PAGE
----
Being from Cincinnati myself, I have followed the goings-on there for many years, including as reported by Rich. There are several lessons to be learned from this incident, and not only by those who need it most (and who are most likely to ignore them):
1. Say what you want about his tactics, but years from now, no one will accuse Rich of being a liar. The Archbishop of Cincinnati, whether by accident, design, or unknowingly through his minions, has shut down a voice who told His Excellency what he likely did not want to hear. The history of the Church is rife with prelates who met their undoing by no less. If you read of the work and writings of Saint Catherine of Siena, you would find her far, FAR less polite than Rich on his worst day. (To my knowledge, Rich has never referred to archdiocesan officials, let alone the Archbishop, as “wolves and sellers of the divine grace.”) The lives of many saints make for great stories in catechism class. In real life they're a pain in the ass. Apparently, so was Rich.
2. Those who agreed with Rich in principle, if not for his tactics, may or may not have lost a friend (and we trust in God that time heals what wounds there are here). But most important, they have lost at least one means of keeping themselves honest. The easiest thing in the world to do, when you are less then content with a situation -- you don't have to have been a Federal government employee for over three decades to know this -- is to "get along by going along." The hardest thing to do, in the same situation, is know when this is not enough. There will be one less reminder now.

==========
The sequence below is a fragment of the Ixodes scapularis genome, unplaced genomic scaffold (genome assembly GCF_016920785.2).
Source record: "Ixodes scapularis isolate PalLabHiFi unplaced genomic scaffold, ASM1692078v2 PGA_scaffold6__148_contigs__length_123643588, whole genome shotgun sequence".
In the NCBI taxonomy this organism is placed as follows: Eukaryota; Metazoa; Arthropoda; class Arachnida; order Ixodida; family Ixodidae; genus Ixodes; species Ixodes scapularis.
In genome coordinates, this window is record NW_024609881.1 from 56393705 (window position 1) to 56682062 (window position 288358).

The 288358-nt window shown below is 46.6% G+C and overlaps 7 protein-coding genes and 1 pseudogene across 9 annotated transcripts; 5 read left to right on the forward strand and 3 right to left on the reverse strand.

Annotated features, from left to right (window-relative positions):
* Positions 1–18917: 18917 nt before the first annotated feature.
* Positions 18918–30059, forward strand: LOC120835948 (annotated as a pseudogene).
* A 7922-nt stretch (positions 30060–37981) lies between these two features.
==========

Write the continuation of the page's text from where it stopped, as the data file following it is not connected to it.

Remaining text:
3. The people who disagreed with Rich, both in principle and in tactics, will find no lasting satisfaction in their victory. Theirs is a generation marked by adolescent rebellion better suited to the junior high lunchroom than to the sanctuary, and a modus operandi of malfeasance better suited for the halls of the Kremlin than for those in the service of God. All that, and getting paid for it too. Theirs is also a generation that is not getting any younger. Their hollowed and rotting sepulchers will be what they leave behind. The next generation, upon witnessing not one stone left upon another, will raise from the ashes that which is ever ancient and ever new, with no tribute to their predecessors.
4. The staff and management at Sacred Heart Radio of Cincinnati may honestly believe they had no other choice, BUT ... the true cost of their decision is in the long run. They lost a voice which knew enough to act in moderation while under their auspices. Such prudence, such restraint, cannot be attributed to those ecclesiastical operatives who brought their influence to bear on this apostolate. From their studios in Norwood, they will learn that the price of such appeasement will continue to rise, and continue to be exacted, in one situation after another. They will eventually begin to wonder if such accommodation was worth the price.